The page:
The rain was still falling in Wales, and Alice and Bob were terribly bored of having to stay inside the caravan. With just a deck of cards to entertain them they had played all of the card games in their repertoire – several times over.

Suddenly Alice had an idea for another game they could play. Putting aside 21 cards, including the aces (“Too ambiguous,” she said…) and the two jokers, she dealt out two hands – one for her and one for Bob.

To start the game off, Alice laid down three cards – the jack of diamonds, the three of hearts and the four of clubs:

enter image description here

“So that scores me 24 points,” she said with a flourish, before replenishing her hand.

“Oh,” said Bob, “so we’re playing properly then? In which case, I’ll play these…” Bob laid three of his own cards on the table (three of diamonds, six of hearts, king of clubs):

enter image description here

“That’s 26, I think you’ll find,” Bob said smugly, picking up three more cards.

Alice grimaced. “Fine, well I’ll do this then…” This time Alice laid down five cards (six of spades, four of diamonds, five of diamonds, king of spades, five of spades):

enter image description here

“25 points,” she announced, collecting 5 more cards from the deck.

Bob smirked. “Oh Alice, I hate to do this to you again…” he said, laying down five cards himself (two of spades, two of hearts, three of spades, king of hearts, five of clubs):

enter image description here

“That’s 33 points – read ‘em and weep…” Bob sat back with his arms behind his head, thoroughly gloating. It was with some discomfort therefore that when he looked across at Alice he saw she was smiling and shaking her head.

“Oh Bob,” she said. “Oh Bobby Bobby Bob Bob… You’ve made two big mistakes there. For starters, you could have got yourself 7 points more if you’d played the five of clubs first. But more importantly, because you’ve played those cards, I can play these…” Alice laid down five cards (queen of spades, three of clubs, two of diamonds, two of clubs, five of hearts):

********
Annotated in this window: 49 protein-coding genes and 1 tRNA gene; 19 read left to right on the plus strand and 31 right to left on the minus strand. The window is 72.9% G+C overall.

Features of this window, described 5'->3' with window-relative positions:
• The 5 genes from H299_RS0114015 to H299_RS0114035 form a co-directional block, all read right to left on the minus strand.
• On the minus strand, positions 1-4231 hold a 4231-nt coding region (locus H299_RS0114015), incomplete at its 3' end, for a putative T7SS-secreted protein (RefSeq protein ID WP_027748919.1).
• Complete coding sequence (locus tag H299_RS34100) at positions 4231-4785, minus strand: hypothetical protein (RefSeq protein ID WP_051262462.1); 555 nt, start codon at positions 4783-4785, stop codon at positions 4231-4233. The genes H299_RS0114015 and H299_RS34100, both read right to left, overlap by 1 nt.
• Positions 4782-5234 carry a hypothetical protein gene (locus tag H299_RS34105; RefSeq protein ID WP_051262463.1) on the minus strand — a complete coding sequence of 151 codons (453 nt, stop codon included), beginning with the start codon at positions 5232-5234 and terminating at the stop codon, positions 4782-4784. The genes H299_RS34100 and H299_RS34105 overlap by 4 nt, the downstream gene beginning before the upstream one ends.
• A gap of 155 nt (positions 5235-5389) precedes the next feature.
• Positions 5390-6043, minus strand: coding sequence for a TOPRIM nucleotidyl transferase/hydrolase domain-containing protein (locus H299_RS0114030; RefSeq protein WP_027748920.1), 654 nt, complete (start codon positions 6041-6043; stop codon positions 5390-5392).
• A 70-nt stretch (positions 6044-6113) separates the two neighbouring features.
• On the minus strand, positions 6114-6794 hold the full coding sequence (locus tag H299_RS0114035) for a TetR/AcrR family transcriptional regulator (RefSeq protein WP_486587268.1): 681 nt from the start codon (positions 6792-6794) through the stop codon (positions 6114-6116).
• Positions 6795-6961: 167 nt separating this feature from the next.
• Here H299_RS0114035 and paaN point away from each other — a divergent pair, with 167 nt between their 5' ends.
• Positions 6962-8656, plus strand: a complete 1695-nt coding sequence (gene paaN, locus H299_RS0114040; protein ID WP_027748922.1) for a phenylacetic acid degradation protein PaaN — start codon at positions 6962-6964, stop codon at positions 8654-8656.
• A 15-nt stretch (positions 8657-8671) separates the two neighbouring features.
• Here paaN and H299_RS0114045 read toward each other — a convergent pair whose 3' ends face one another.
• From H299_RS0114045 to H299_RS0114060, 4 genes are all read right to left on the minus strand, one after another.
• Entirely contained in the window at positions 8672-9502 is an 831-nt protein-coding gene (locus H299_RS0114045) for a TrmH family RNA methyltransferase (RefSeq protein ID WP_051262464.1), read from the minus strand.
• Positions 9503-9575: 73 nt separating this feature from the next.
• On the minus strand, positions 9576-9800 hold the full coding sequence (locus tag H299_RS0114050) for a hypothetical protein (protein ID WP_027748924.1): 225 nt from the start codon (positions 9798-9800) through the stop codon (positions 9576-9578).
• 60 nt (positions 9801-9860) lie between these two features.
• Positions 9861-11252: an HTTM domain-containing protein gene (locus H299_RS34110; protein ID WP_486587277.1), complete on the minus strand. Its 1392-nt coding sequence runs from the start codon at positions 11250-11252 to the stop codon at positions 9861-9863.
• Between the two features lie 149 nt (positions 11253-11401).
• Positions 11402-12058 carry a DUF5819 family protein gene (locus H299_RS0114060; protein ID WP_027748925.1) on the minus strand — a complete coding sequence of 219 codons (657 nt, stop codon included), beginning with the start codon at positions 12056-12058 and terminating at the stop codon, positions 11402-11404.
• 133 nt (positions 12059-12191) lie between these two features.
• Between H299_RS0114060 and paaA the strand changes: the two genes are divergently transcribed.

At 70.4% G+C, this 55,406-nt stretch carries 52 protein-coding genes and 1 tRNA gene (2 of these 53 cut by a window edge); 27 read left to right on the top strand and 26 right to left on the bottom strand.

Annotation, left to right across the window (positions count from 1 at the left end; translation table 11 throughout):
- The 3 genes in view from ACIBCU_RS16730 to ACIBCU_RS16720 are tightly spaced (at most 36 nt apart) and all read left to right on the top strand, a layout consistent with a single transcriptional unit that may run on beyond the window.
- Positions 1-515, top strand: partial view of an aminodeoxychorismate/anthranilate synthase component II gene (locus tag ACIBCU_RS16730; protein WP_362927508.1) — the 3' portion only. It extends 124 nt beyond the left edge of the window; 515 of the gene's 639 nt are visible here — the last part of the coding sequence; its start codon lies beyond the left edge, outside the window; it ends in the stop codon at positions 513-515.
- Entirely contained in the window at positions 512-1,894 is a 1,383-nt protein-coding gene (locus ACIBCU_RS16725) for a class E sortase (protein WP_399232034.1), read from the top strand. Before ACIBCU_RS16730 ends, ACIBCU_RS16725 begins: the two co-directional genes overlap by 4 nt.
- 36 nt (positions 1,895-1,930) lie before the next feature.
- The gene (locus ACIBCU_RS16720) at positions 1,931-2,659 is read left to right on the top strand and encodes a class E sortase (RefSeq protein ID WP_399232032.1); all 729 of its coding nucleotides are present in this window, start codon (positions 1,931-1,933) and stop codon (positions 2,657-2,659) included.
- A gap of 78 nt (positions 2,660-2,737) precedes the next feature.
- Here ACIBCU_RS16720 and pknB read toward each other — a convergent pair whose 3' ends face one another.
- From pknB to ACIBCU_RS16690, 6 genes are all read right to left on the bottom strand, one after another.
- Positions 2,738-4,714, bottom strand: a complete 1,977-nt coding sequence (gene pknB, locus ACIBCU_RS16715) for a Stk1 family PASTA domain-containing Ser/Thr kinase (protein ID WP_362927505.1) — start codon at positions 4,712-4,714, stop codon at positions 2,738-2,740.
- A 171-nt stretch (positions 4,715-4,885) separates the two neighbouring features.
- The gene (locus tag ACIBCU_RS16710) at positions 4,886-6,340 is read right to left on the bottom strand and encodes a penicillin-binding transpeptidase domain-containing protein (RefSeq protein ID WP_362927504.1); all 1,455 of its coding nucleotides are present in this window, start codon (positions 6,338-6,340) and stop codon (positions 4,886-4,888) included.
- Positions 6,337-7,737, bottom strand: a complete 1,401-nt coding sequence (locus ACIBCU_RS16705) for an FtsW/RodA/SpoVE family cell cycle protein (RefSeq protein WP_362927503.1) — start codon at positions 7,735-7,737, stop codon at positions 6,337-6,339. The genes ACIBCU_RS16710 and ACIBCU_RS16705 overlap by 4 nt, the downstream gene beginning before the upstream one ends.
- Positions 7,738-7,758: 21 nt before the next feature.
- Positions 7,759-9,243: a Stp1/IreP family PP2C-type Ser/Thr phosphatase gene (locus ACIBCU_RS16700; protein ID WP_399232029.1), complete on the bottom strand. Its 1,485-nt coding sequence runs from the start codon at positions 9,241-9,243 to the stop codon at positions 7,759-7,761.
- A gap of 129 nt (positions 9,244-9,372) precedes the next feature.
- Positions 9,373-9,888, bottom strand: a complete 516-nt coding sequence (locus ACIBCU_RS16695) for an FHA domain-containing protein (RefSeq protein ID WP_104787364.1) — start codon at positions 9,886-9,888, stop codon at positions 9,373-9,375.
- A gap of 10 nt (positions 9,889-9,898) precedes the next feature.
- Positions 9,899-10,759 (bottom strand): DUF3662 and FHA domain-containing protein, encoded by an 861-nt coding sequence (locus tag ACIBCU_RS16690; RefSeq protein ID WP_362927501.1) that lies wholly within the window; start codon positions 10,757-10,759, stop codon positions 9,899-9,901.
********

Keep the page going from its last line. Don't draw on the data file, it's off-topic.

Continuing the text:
enter image description here

“…and that scores me 84 points.”

QUESTION: Make sense of the cards played and the rules of this game to tell me – what game are Bob and Alice playing here? Furthermore, explain Bob’s double-mistake. Please include an explanatory diagram in your solution.

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    $\begingroup$ This reminds me of The Accidental Tourist. $\endgroup$ – msh210 Jun 4 at 12:00
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    $\begingroup$ @msh210 Ha! Rest assured the rules to this game are definitely more relatable than those for the one played by the Leary children in that book! :) $\endgroup$ – Stiv Jun 4 at 12:06
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    $\begingroup$ @Stiv just wanted to say thanks for making this, I spent way too much time on it and although don't have the answer yet it's given me hours of enjoyment. $\endgroup$ – kristinalustig Jun 5 at 20:25
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    $\begingroup$ @kristinalustig You're very welcome :) You showed some great insights in your answer (+1 from me). The game could never be a carbon copy of what it's mimicking because a deck only has 52 cards - that's where you need to identify the overlap and work out how the rules have been adapted. But I'm super glad you gave it a shot and made such great strides - well done! :) $\endgroup$ – Stiv Jun 5 at 22:56

So building on kristinalustig's answer they are indeed playing


The cards are assigned as follows

All Jacks are J
All Queens are Q
All Kings are K
The Nth card of a given suit is the Nth letter in that suit's name.
For example the 3 of HEARTS is A
Aces are discarded because there is an ambiguity about whether they represent A or the first letter of the suit.
Also the 6-10 of clubs, the 7-10 of spades, 7-10 of hearts and the 9-10 of diamonds are discarded because the suit names are not long enough.

Alice's first turn

Alice is playing the word JAB, normally worth 12 but the first move played on the star is a double word score so it gives 24. This is also why Bob says "we're playing properly then?"

Bob's first turn